Wednesday, August 27, 2014

There’s a Caryopteris in my garden! By Joyce D’Agostino

Caryopteris x clandonsis photo by Joyce D'Agostino
Yes, I am lucky to have a Caryopteris in my garden (Caryopteris x clandonsis). I know, it sounds like a long extinct dinosaur but it actually is a lovely landscape scrub that bursts into purple blooms each August. The bees love the flowers and seem to be on this plant from sunrise to sunset.

Also known as the Blue Mist Spirea, this relative of the mint family is a deciduous woody bush that has green leaves from spring until late summer when it flowers. It actually has not been in the US that long. It is native to eastern and southern Asia and first came to our country in the 1960’s. It’s a nice addition to your landscape if you have limited room because it grows to a manageable size of about 3 – 5 feet tall and has gray-green sword shaped leaves. The name is derived from the Greek word karyon which means nut and pteron which means wing because the airy flowers have petals that resemble wings with the seeds tucked inside.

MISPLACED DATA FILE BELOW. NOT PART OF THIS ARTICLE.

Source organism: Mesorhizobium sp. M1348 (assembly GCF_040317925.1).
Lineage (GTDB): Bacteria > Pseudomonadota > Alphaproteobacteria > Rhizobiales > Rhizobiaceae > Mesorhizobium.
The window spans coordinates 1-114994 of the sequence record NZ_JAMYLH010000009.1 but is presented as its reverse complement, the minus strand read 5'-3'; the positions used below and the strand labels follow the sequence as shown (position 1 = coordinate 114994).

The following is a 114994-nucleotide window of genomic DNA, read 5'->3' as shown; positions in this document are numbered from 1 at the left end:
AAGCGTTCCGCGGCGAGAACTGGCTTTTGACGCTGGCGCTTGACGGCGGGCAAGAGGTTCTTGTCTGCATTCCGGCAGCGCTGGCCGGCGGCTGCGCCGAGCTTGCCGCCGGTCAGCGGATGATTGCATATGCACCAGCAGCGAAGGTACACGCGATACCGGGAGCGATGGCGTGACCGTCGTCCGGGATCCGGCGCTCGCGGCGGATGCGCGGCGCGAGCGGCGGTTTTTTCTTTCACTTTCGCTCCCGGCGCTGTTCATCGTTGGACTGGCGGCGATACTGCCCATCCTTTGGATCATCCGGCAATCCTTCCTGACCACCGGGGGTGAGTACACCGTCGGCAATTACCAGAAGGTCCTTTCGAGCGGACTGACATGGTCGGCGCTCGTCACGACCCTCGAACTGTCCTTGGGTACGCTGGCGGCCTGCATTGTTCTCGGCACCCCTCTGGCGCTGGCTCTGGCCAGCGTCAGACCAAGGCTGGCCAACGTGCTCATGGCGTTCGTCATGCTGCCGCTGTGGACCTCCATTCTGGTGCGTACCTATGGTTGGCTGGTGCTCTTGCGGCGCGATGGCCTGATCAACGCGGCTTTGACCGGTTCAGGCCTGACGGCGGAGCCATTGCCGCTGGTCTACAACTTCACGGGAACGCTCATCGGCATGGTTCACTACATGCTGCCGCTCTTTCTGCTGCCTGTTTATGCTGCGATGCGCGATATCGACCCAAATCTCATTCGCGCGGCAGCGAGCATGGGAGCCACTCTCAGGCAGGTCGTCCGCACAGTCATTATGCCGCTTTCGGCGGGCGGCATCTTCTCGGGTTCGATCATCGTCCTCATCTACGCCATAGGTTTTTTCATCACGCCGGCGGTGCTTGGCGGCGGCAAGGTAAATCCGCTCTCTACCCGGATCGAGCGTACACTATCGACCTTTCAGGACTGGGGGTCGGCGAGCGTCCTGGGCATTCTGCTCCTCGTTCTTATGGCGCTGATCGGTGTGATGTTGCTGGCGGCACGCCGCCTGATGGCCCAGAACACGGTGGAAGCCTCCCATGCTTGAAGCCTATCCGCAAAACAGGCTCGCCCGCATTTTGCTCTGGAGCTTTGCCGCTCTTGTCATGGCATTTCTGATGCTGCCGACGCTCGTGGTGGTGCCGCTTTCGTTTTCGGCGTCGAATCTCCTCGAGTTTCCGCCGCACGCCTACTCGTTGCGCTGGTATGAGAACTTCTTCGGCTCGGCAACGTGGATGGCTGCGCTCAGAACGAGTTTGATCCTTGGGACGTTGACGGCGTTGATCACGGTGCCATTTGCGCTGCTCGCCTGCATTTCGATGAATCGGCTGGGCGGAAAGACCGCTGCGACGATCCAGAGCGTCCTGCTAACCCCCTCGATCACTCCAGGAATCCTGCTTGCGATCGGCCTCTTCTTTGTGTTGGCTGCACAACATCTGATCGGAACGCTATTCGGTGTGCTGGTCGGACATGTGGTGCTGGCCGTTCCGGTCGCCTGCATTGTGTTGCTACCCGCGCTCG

When many other flowers and scrubs are winding down in their flower production in the late summer, Caryopteris bushes have abundant purple-blue flowers and the bees eagerly visiting the blooms. Bumblebees, butterflies and hummingbirds are also attracted to the flower so it is an ideal plant to attract beneficial insects. It is known to be deer resistant and also resistant to many plant diseases. This easy care plant is also great for Xeric gardens and landscapes as well.

In the fall when the blooms fade, there are light tan papery flowers left on the stems. These can be left on the bushes for a little winter texture or some pick the flowers and use them in dried arrangements. If you enjoy some late summer color and watching happy bees, this shrub is a great addition to your garden.